In this age of DNA computers and artificial intelligence, information is becoming disembodied even as the "bodies" that once carried it vanish into virtuality. While some marvel at these changes, envisioning consciousness downloaded into a computer or humans "beamed" _Star Trek_-style, others view them with horror, seeing monsters brooding in the machines. In _How We Became Posthuman,_ N. Katherine Hayles separates hype from fact, investigating the fate of embodiment in an information age. Hayles relates three interwoven stories: how information lost (...) its body, that is, how it came to be conceptualized as an entity separate from the material forms that carry it; the cultural and technological construction of the cyborg; and the dismantling of the liberal humanist "subject" in cybernetic discourse, along with the emergence of the "posthuman." Ranging widely across the history of technology, cultural studies, and literary criticism, Hayles shows what had to be erased, forgotten, and elided to conceive of information as a disembodied entity. Thus she moves from the post-World War II Macy Conferences on cybernetics to the 1952 novel _Limbo_ by cybernetics aficionado Bernard Wolfe; from the concept of self-making to Philip K. Dick's literary explorations of hallucination and reality; and from artificial life to postmodern novels exploring the implications of seeing humans as cybernetic systems. Although becoming posthuman can be nightmarish, Hayles shows how it can also be liberating. From the birth of cybernetics to artificial life, _How We Became Posthuman_ provides an indispensable account of how we arrived in our virtual age, and of where we might go from here. (shrink)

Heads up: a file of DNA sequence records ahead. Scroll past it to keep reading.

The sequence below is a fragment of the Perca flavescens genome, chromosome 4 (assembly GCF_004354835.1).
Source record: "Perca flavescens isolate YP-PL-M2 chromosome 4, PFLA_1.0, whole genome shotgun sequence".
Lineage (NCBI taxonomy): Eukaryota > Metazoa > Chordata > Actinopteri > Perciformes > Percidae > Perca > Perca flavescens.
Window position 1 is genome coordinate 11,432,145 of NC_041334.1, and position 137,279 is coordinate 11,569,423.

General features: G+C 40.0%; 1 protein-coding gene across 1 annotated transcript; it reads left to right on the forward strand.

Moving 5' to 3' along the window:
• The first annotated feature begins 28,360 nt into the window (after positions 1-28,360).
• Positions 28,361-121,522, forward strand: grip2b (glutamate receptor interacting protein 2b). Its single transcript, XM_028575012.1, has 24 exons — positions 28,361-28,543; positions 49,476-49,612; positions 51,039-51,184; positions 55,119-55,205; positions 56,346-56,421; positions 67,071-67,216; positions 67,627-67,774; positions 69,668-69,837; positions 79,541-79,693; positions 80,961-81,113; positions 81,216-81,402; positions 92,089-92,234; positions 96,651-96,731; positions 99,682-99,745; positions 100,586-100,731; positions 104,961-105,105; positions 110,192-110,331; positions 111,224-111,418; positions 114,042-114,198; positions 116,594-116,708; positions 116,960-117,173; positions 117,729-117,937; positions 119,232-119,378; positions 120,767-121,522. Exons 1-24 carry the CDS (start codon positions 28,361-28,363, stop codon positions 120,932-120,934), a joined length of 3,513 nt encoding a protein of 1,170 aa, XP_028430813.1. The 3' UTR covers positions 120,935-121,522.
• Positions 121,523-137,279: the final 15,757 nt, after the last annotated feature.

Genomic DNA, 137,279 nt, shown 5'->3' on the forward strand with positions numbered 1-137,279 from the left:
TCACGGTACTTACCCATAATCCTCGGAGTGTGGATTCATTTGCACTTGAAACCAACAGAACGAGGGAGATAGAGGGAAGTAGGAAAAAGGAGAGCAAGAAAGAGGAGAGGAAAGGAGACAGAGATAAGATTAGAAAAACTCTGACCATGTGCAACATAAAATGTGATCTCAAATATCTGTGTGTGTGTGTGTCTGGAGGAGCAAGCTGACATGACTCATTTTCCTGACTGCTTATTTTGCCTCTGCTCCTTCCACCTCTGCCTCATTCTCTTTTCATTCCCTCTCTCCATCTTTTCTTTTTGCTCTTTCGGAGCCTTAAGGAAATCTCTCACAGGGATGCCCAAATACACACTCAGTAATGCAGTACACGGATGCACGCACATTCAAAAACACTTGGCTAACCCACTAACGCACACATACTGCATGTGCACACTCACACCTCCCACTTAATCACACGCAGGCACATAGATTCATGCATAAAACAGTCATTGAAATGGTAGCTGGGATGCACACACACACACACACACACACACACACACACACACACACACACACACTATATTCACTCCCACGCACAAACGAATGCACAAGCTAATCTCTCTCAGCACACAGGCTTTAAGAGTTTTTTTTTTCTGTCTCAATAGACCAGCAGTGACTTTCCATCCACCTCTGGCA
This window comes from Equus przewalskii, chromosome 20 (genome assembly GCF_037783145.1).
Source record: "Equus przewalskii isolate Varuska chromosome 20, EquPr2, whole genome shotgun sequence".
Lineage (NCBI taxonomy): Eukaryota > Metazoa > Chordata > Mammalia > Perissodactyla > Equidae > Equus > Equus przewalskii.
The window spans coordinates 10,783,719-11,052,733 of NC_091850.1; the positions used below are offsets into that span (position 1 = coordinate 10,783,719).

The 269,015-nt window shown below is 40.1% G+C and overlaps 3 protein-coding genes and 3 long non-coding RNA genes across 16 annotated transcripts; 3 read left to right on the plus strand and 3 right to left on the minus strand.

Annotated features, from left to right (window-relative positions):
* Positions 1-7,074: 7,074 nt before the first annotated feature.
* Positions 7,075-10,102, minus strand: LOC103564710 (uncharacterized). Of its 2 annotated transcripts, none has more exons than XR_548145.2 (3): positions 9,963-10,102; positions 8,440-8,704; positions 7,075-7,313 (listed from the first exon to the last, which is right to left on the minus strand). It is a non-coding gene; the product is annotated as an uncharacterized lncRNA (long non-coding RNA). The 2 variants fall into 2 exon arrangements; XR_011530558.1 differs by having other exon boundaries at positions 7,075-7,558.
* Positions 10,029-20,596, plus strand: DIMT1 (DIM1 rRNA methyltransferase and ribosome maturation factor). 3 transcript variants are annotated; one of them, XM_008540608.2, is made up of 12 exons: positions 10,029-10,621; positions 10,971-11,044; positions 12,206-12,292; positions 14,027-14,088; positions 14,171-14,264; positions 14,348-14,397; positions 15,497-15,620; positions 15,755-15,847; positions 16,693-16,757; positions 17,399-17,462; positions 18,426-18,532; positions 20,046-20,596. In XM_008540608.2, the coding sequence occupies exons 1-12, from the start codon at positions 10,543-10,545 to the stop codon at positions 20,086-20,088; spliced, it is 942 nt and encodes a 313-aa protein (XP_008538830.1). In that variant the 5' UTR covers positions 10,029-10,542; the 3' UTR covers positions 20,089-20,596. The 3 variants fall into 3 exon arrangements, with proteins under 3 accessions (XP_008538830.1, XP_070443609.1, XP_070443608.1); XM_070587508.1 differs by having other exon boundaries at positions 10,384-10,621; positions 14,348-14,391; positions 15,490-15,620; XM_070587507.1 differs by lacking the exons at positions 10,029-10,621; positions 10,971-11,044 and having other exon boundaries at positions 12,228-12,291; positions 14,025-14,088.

The Canadian-American biologist Edmund Vincent Cowdry played an important role in the birth and development of the science of aging, gerontology. In particular, he contributed to the growth of gerontology as a multidisciplinary scientific field in the United States during the 1930s and 1940s. With the support of the Josiah Macy, Jr. Foundation, he organized the first scientific conference on aging at Woods Hole, Massachusetts, where scientists from various fields gathered to discuss aging as a scientific research topic. He (...) also edited Problems of Ageing (1939), the first handbook on the current state of aging research, to which specialists from diverse disciplines contributed. The authors of this book eventually formed the Gerontological Society in 1945 as a multidisciplinary scientific organization, and some of its members, under Cowdry's leadership, formed the International Association of Gerontology in 1950. This article historically traces this development by focusing on Cowdry's ideas and activities. I argue that the social and economic turmoil during the Great Depression along with Cowdry's training and experience as a biologist – cytologist in particular – and as a textbook editor became an important basis of his efforts to construct gerontology in this direction. (shrink)